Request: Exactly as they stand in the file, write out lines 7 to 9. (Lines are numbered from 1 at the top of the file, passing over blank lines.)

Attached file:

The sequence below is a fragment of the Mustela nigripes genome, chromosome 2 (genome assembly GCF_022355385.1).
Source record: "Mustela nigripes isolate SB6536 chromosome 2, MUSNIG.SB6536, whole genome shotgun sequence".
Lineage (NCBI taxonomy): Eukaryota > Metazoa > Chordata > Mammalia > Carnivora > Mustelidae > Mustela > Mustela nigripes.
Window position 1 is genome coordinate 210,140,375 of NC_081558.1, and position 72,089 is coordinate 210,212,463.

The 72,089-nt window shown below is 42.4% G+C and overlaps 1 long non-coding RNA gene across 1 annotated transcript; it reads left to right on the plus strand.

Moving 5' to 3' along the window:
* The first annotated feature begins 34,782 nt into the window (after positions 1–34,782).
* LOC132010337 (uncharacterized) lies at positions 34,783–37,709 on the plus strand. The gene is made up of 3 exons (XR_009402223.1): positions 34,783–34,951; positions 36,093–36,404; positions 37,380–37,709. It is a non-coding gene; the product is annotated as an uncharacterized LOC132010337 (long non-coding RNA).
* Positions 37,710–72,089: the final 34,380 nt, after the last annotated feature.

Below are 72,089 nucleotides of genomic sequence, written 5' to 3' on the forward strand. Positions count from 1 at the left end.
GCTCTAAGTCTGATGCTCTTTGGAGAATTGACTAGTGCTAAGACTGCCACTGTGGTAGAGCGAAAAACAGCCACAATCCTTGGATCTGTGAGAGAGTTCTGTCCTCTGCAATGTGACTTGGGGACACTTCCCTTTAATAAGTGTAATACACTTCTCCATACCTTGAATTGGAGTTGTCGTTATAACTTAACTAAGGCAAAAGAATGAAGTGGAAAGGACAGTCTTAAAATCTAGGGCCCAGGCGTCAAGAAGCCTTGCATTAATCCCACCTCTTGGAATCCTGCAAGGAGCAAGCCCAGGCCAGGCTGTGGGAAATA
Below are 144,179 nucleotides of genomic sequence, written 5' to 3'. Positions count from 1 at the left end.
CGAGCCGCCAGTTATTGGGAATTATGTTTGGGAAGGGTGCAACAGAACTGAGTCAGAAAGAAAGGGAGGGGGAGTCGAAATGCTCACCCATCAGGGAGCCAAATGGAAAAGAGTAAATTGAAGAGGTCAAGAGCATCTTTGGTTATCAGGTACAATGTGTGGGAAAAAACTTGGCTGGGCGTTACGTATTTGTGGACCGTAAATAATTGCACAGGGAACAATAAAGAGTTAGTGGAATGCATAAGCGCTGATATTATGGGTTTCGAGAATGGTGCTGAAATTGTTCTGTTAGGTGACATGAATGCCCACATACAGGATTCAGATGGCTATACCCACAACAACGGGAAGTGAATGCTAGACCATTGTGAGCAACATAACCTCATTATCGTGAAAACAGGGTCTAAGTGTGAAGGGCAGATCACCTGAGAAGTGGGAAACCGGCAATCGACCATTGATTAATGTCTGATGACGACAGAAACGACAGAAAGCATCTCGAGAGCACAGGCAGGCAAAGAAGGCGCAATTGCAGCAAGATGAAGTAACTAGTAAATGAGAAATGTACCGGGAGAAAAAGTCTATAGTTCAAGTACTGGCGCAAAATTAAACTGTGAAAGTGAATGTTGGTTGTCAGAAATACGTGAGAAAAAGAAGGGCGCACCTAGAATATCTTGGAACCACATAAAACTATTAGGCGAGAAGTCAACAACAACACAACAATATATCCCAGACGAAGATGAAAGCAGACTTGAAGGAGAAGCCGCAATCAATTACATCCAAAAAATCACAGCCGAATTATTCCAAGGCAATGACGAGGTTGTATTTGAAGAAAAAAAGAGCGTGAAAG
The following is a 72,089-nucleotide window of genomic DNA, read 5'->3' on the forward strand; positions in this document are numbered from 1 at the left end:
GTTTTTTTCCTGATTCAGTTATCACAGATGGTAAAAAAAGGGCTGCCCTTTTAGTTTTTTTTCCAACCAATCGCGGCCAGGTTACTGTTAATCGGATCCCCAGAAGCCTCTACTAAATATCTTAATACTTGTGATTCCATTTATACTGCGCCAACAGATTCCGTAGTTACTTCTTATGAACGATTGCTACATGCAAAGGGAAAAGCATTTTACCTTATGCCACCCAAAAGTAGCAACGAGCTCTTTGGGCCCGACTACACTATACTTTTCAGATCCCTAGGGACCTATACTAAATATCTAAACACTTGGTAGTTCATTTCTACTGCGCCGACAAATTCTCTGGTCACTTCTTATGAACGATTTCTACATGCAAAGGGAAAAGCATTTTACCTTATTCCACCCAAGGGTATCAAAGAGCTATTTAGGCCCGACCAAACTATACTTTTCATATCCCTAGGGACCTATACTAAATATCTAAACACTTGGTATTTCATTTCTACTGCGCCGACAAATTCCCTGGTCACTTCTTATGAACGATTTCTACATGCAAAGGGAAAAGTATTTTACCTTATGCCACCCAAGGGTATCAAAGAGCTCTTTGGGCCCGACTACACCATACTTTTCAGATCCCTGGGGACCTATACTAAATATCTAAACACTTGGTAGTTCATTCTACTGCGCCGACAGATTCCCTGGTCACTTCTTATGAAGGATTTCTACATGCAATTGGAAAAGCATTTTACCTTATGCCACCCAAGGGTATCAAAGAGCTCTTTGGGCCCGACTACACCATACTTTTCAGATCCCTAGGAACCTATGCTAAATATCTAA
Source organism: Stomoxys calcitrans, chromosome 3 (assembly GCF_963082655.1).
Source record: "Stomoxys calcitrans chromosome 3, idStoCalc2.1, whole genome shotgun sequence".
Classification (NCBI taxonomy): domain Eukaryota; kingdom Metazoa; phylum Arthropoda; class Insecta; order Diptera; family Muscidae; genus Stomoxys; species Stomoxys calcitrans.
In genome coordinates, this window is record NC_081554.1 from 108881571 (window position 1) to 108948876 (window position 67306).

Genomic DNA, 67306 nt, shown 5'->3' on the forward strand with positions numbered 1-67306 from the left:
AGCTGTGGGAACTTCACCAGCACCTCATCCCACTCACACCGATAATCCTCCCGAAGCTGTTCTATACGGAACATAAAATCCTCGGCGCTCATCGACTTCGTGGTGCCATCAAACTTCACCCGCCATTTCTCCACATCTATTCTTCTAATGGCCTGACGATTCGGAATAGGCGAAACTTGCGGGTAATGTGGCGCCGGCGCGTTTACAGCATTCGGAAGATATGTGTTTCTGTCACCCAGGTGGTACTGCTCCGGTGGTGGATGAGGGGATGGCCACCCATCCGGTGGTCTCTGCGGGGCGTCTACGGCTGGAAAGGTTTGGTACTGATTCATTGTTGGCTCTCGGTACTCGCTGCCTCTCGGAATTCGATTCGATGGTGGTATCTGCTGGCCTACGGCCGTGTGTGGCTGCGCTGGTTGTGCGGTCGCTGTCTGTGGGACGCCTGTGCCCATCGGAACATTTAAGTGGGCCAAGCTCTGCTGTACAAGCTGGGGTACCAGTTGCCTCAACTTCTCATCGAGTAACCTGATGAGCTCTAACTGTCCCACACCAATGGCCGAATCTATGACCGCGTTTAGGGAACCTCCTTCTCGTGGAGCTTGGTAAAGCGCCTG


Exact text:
* The first annotated feature begins 34,782 nt into the window (after positions 1–34,782).
* LOC132010337 (uncharacterized) lies at positions 34,783–37,709 on the plus strand. The gene is made up of 3 exons (XR_009402223.1): positions 34,783–34,951; positions 36,093–36,404; positions 37,380–37,709. It is a non-coding gene; the product is annotated as an uncharacterized LOC132010337 (long non-coding RNA).
* Positions 37,710–72,089: the final 34,380 nt, after the last annotated feature.